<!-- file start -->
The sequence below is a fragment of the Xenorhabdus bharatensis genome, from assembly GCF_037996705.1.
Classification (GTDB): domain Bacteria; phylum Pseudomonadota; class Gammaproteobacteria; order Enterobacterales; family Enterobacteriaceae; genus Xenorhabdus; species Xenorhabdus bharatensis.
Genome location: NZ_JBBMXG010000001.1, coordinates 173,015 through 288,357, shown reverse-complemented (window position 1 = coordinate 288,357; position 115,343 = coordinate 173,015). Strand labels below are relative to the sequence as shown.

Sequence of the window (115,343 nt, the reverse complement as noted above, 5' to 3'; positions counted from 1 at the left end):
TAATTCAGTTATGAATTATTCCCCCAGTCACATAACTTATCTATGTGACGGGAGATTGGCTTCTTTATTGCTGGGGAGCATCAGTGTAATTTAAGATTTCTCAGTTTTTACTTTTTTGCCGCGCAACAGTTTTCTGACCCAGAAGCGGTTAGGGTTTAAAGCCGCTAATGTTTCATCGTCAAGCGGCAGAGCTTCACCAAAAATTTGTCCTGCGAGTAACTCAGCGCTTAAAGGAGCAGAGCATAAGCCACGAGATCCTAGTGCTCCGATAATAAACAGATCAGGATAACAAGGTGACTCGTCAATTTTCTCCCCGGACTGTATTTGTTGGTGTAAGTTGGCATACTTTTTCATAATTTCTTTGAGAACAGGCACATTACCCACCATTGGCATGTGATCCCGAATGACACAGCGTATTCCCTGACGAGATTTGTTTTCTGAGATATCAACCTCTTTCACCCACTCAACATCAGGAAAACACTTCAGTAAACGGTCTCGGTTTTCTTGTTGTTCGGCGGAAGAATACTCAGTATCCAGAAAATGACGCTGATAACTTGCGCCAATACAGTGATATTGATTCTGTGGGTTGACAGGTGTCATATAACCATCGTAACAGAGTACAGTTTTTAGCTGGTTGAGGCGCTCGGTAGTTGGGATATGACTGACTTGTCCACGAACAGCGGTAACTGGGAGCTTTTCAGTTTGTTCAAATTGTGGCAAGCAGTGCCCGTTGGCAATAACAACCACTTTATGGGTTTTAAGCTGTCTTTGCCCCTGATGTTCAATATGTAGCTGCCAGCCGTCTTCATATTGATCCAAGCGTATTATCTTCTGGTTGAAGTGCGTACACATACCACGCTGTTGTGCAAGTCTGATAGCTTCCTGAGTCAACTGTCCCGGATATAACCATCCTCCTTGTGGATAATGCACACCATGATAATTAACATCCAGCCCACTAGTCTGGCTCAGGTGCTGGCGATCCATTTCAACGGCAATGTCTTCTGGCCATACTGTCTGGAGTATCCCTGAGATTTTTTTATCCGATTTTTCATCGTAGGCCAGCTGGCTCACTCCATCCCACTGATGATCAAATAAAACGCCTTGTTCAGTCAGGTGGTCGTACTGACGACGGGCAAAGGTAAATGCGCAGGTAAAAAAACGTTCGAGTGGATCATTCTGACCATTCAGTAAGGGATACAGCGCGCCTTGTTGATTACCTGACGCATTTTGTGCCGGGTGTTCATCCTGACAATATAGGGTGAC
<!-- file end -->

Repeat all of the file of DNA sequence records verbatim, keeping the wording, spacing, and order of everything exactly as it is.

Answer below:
The sequence below is a fragment of the Xenorhabdus bharatensis genome, from assembly GCF_037996705.1.
Classification (GTDB): domain Bacteria; phylum Pseudomonadota; class Gammaproteobacteria; order Enterobacterales; family Enterobacteriaceae; genus Xenorhabdus; species Xenorhabdus bharatensis.
Genome location: NZ_JBBMXG010000001.1, coordinates 173,015 through 288,357, shown reverse-complemented (window position 1 = coordinate 288,357; position 115,343 = coordinate 173,015). Strand labels below are relative to the sequence as shown.

Sequence of the window (115,343 nt, the reverse complement as noted above, 5' to 3'; positions counted from 1 at the left end):
TAATTCAGTTATGAATTATTCCCCCAGTCACATAACTTATCTATGTGACGGGAGATTGGCTTCTTTATTGCTGGGGAGCATCAGTGTAATTTAAGATTTCTCAGTTTTTACTTTTTTGCCGCGCAACAGTTTTCTGACCCAGAAGCGGTTAGGGTTTAAAGCCGCTAATGTTTCATCGTCAAGCGGCAGAGCTTCACCAAAAATTTGTCCTGCGAGTAACTCAGCGCTTAAAGGAGCAGAGCATAAGCCACGAGATCCTAGTGCTCCGATAATAAACAGATCAGGATAACAAGGTGACTCGTCAATTTTCTCCCCGGACTGTATTTGTTGGTGTAAGTTGGCATACTTTTTCATAATTTCTTTGAGAACAGGCACATTACCCACCATTGGCATGTGATCCCGAATGACACAGCGTATTCCCTGACGAGATTTGTTTTCTGAGATATCAACCTCTTTCACCCACTCAACATCAGGAAAACACTTCAGTAAACGGTCTCGGTTTTCTTGTTGTTCGGCGGAAGAATACTCAGTATCCAGAAAATGACGCTGATAACTTGCGCCAATACAGTGATATTGATTCTGTGGGTTGACAGGTGTCATATAACCATCGTAACAGAGTACAGTTTTTAGCTGGTTGAGGCGCTCGGTAGTTGGGATATGACTGACTTGTCCACGAACAGCGGTAACTGGGAGCTTTTCAGTTTGTTCAAATTGTGGCAAGCAGTGCCCGTTGGCAATAACAACCACTTTATGGGTTTTAAGCTGTCTTTGCCCCTGATGTTCAATATGTAGCTGCCAGCCGTCTTCATATTGATCCAAGCGTATTATCTTCTGGTTGAAGTGCGTACACATACCACGCTGTTGTGCAAGTCTGATAGCTTCCTGAGTCAACTGTCCCGGATATAACCATCCTCCTTGTGGATAATGCACACCATGATAATTAACATCCAGCCCACTAGTCTGGCTCAGGTGCTGGCGATCCATTTCAACGGCAATGTCTTCTGGCCATACTGTCTGGAGTATCCCTGAGATTTTTTTATCCGATTTTTCATCGTAGGCCAGCTGGCTCACTCCATCCCACTGATGATCAAATAAAACGCCTTGTTCAGTCAGGTGGTCGTACTGACGACGGGCAAAGGTAAATGCGCAGGTAAAAAAACGTTCGAGTGGATCATTCTGACCATTCAGTAAGGGATACAGCGCGCCTTGTTGATTACCTGACGCATTTTGTGCCGGGTGTTCATCCTGACAATATAGGGTGAC